Dropout prevention a priority at Camden Hills
Rockport — Compared to the state average of slightly more than 5 percent, the dropout rate at Camden Hills Regional High School is remarkably low.
“We have an amazingly low dropout rate at Camden Hills, less than 1 percent,” said Helen Scipione, director of the Zenith Program, an alternative education option for high school students. “Every school is mandated by the state to have a committee to address dropout prevention and ours is made up of school board members, a student from Zenith, parents, community members and a representative from the Community School. Together we brainstorm and come up with ideas on how to keep kids in school.”
Scipione said she feels the committee works very hard to identify students, make sure proper programming is in place and that students get the assistance they need to complete high school.
“Ultimately we are asked how we can do better,” Scipione said. “Our goal is to create a unified picture by tracking how many students are or have been at-risk, where did they end up and what programming was in place.”
The committee also works on finding proper interventions for students at-risk to catch them before they become disenchanted with the educational process.
Scipione said Camden Hills has some very good programs in place such as the Zenith Program and Child Find. Maine Regional Child Development Services conducts Child Find, which is the process of identifying children with disabilities. Scipione said she also feels a new behavioral program called Rising Tides could add yet another layer of prevention.
“I really credit Child Find for our low dropout rate because it does such a good job collecting that data on at-risk students to see what they have in place for services and to identify what kinds of programs they really need,” she said.
There are three major contributing factors that lead to a student dropping out of high school, she said. Attendance is the first, and really the most important, according to Scipione, because once a student misses a certain amount of time, they fall behind. Then, the stress of trying to catch up with the rest of the class can turn into a sense of hopelessness and the student gives up altogether. Once the student falls behind in one class, they then begin to fail at accumulating credits at the same rate as peers.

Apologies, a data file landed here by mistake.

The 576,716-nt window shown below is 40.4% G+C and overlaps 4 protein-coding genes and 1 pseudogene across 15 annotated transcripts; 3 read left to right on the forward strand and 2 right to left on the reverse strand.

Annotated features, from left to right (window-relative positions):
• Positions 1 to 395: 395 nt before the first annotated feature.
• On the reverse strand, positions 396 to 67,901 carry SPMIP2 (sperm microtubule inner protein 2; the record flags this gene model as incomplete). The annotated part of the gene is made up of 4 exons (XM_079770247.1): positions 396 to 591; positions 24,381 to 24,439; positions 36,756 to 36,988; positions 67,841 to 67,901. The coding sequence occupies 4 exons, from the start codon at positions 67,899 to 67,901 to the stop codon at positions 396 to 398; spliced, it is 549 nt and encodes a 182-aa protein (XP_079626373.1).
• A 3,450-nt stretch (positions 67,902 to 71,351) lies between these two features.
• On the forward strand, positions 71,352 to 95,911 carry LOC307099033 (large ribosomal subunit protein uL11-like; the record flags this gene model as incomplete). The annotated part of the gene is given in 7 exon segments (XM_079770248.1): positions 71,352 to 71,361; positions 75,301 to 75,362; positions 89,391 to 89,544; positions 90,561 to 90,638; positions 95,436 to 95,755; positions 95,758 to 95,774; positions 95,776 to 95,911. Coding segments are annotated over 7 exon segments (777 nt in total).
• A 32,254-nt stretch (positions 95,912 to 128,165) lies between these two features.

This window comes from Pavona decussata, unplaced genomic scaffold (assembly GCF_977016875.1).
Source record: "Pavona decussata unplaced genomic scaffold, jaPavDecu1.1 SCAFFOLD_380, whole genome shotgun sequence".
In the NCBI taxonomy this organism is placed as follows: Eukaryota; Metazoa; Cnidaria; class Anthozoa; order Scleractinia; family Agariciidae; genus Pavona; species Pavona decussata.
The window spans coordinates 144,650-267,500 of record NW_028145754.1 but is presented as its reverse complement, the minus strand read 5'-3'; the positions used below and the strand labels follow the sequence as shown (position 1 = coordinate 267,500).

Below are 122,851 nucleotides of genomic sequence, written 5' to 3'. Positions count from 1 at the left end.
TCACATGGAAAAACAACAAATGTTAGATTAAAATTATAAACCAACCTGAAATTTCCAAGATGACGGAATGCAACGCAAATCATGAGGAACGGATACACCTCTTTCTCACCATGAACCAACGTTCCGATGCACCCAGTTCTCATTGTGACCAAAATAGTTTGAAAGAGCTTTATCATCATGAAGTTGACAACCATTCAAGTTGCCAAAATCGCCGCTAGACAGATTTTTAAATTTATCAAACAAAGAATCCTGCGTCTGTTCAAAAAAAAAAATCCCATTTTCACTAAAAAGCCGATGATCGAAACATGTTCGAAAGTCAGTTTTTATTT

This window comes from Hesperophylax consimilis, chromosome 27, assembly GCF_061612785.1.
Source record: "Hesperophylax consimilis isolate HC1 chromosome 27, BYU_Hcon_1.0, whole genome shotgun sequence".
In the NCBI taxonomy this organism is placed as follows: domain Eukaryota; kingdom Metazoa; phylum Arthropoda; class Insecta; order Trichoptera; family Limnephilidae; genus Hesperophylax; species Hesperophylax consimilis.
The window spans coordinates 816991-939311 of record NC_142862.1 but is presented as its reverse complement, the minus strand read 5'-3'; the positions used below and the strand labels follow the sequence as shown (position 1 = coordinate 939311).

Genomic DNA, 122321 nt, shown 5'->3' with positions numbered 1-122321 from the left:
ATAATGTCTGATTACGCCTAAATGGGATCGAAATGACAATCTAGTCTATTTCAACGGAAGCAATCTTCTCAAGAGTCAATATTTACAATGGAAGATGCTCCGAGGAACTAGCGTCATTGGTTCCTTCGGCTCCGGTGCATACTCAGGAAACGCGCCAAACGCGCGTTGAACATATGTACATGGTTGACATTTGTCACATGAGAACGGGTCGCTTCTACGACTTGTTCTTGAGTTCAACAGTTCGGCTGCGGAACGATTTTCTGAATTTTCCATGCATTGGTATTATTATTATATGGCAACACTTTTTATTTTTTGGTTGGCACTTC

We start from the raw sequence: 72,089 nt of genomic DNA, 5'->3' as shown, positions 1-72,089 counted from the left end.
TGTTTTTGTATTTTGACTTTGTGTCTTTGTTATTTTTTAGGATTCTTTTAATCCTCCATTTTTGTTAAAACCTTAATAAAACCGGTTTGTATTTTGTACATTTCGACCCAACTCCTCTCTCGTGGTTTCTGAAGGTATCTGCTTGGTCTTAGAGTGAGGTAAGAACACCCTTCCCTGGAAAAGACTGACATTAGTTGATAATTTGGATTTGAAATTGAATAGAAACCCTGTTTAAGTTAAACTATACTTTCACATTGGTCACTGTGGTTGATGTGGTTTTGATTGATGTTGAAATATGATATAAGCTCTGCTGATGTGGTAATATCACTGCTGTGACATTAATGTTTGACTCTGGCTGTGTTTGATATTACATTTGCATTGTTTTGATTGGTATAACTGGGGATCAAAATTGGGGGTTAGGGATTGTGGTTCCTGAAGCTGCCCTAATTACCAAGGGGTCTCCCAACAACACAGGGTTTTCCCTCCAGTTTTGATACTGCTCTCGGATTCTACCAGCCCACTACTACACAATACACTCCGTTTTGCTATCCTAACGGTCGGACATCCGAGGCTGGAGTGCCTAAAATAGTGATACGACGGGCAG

“Sadly, we also see that the kids at-risk also have a higher rate of family support services,” she said. “Alternate learners also have struggles — they may be really strong in the arts but are very, very weak in the math and sciences and get lost sometimes. I also feel that another more anecdotal cause is that they are suffering from some unresolved loss.”
Scipione said the committee will continue to work toward an official drop out prevention plan and has several meeting in the future to discuss innovative ways to tackle the issue.
“We have meetings scheduled that we have invited experts on the subject and interventionist to help us create the best possible plan to bring to the school board,” she said.
Scipione also feels working with the Adult Education program on how students at-risk or already withdrawn from Camden Hills can get the programing needed to gain the HiSet or GED diploma.
"Once you leave Camden Hills and gain the HiSet or GED, you are still considered a dropout," Scipione said. "We want to be able to help them understand everything that is available to them."
Courier Publications reporter Dwight Collins can be reached at 236-8511 or by email at email@example.com.